Check Your Stress At The Door

teacherWashing my hands in the company washroom the other day, I was listening to two women talk about the most over-used word/topic I’ve heard lately — stress. They were talking about being “stressed” at their job. Fortunately, they parted on a laugh and a “tomorrow’s another day.”

These days everyone is “stressed.”

It’s your job — you are expected to do everything while someone else does nothing. It’s your kids — once out of sight, you have no idea what trouble they’re getting into. It’s your family — your brother/mother/sister/grandmother is out of control again (probably the me-me-me thing). It’s your health — cholesterol is off the charts, need to lose at least 15 pounds.  It’s your age — I’m too old to do this, I’m not old enough to do that. It’s everything around us. Everything inside of us. It’s as common as salt on French fries.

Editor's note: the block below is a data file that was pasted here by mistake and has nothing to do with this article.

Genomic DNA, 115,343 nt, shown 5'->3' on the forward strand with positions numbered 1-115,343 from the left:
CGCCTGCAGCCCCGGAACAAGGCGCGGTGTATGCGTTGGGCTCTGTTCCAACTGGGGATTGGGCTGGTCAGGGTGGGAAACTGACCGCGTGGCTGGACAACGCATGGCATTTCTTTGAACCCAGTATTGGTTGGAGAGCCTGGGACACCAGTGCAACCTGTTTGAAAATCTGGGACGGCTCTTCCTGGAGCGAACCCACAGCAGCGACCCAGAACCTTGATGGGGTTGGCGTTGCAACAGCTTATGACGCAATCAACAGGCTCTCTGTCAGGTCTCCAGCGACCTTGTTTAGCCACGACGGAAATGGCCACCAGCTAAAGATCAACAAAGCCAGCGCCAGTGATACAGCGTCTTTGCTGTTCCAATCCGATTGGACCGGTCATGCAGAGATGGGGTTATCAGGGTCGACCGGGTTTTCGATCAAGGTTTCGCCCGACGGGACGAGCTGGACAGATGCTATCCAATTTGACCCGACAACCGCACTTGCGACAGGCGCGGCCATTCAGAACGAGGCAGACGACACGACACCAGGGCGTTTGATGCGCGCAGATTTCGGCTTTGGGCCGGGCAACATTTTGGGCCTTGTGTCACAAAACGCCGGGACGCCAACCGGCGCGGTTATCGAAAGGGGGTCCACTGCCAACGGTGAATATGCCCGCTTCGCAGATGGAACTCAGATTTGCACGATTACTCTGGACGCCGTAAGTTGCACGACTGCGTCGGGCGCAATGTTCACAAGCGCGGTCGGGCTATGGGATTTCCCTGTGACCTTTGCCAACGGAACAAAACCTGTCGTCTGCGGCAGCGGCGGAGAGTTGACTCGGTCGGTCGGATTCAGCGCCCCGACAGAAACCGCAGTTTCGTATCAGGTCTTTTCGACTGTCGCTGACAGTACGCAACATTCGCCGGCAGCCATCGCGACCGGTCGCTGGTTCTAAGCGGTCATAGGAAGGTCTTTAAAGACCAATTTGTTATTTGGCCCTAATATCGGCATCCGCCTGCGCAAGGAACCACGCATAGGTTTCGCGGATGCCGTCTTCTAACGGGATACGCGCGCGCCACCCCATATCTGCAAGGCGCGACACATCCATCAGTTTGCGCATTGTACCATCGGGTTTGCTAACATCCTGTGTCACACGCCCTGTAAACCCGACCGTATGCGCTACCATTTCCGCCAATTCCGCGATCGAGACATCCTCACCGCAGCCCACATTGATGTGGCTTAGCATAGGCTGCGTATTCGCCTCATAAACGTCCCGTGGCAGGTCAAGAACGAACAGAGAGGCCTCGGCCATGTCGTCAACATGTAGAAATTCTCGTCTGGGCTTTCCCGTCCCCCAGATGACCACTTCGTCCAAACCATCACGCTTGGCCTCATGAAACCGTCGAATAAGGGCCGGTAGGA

Were human beings always this messed up?

I admit I am one of the first in line to succumb to this dreaded disease. I’m older, I’m heavier, I’m poorer than I was 20 years ago. I have a hard time sitting still staring at a computer screen all day. I have lost a couple of loved ones recently which broke my heart. I have had other close ones have surgery, lose their jobs, crash their SUV. I get tired of everyone else stirring up hornet’s nests and not doing a thing about it. It’s a mess out there.

How did we get this way?

Life has always been life. Kids have always been a handful, family members too. Jobs have been hard, paychecks small. People we know have been dying since we were little. People have never had enough free time, and appliances and cars have always fallen apart at the same time. But our lives have balanced out, too (at least most of the time). We love our family. We have a job. We can afford cable. We can walk through parks and snowbanks and feel the sun on our face and play in the rain. We have quit smoking or picked up a hobby or made new friends. Yet these positive things still don’t make a dent in our over-reacting to the world.